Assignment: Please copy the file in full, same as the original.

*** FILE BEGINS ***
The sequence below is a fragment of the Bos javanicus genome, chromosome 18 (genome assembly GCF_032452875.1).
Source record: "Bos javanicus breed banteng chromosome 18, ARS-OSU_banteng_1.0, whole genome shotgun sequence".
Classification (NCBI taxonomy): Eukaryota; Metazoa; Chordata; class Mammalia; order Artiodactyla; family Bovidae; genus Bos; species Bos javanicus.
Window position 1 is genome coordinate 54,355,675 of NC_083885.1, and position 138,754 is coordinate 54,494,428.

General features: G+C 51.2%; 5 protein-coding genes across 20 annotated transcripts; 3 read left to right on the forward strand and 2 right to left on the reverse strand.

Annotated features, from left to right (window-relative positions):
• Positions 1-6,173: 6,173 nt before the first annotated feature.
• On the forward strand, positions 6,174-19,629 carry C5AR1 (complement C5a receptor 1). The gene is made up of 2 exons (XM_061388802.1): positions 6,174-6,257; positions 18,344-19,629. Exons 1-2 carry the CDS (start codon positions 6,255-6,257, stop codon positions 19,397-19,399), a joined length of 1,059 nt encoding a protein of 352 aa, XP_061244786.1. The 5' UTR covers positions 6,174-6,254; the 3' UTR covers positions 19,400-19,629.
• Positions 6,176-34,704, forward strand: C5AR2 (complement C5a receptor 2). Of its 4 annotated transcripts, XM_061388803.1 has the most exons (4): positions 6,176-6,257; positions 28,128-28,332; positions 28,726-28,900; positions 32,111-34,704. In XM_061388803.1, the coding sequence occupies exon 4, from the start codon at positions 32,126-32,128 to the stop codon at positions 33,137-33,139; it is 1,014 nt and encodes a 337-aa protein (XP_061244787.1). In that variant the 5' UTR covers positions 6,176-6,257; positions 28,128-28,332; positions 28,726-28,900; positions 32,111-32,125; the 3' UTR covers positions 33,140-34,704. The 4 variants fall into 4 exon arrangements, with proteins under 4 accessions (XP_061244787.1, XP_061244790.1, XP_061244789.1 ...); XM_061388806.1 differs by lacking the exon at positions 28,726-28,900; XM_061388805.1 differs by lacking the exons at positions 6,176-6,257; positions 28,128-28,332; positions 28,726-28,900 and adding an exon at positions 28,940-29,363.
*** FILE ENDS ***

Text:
The sequence below is a fragment of the Bos javanicus genome, chromosome 18 (genome assembly GCF_032452875.1).
Source record: "Bos javanicus breed banteng chromosome 18, ARS-OSU_banteng_1.0, whole genome shotgun sequence".
Classification (NCBI taxonomy): Eukaryota; Metazoa; Chordata; class Mammalia; order Artiodactyla; family Bovidae; genus Bos; species Bos javanicus.
Window position 1 is genome coordinate 54,355,675 of NC_083885.1, and position 138,754 is coordinate 54,494,428.

General features: G+C 51.2%; 5 protein-coding genes across 20 annotated transcripts; 3 read left to right on the forward strand and 2 right to left on the reverse strand.

Annotated features, from left to right (window-relative positions):
• Positions 1-6,173: 6,173 nt before the first annotated feature.
• On the forward strand, positions 6,174-19,629 carry C5AR1 (complement C5a receptor 1). The gene is made up of 2 exons (XM_061388802.1): positions 6,174-6,257; positions 18,344-19,629. Exons 1-2 carry the CDS (start codon positions 6,255-6,257, stop codon positions 19,397-19,399), a joined length of 1,059 nt encoding a protein of 352 aa, XP_061244786.1. The 5' UTR covers positions 6,174-6,254; the 3' UTR covers positions 19,400-19,629.
• Positions 6,176-34,704, forward strand: C5AR2 (complement C5a receptor 2). Of its 4 annotated transcripts, XM_061388803.1 has the most exons (4): positions 6,176-6,257; positions 28,128-28,332; positions 28,726-28,900; positions 32,111-34,704. In XM_061388803.1, the coding sequence occupies exon 4, from the start codon at positions 32,126-32,128 to the stop codon at positions 33,137-33,139; it is 1,014 nt and encodes a 337-aa protein (XP_061244787.1). In that variant the 5' UTR covers positions 6,176-6,257; positions 28,128-28,332; positions 28,726-28,900; positions 32,111-32,125; the 3' UTR covers positions 33,140-34,704. The 4 variants fall into 4 exon arrangements, with proteins under 4 accessions (XP_061244787.1, XP_061244790.1, XP_061244789.1 ...); XM_061388806.1 differs by lacking the exon at positions 28,726-28,900; XM_061388805.1 differs by lacking the exons at positions 6,176-6,257; positions 28,128-28,332; positions 28,726-28,900 and adding an exon at positions 28,940-29,363.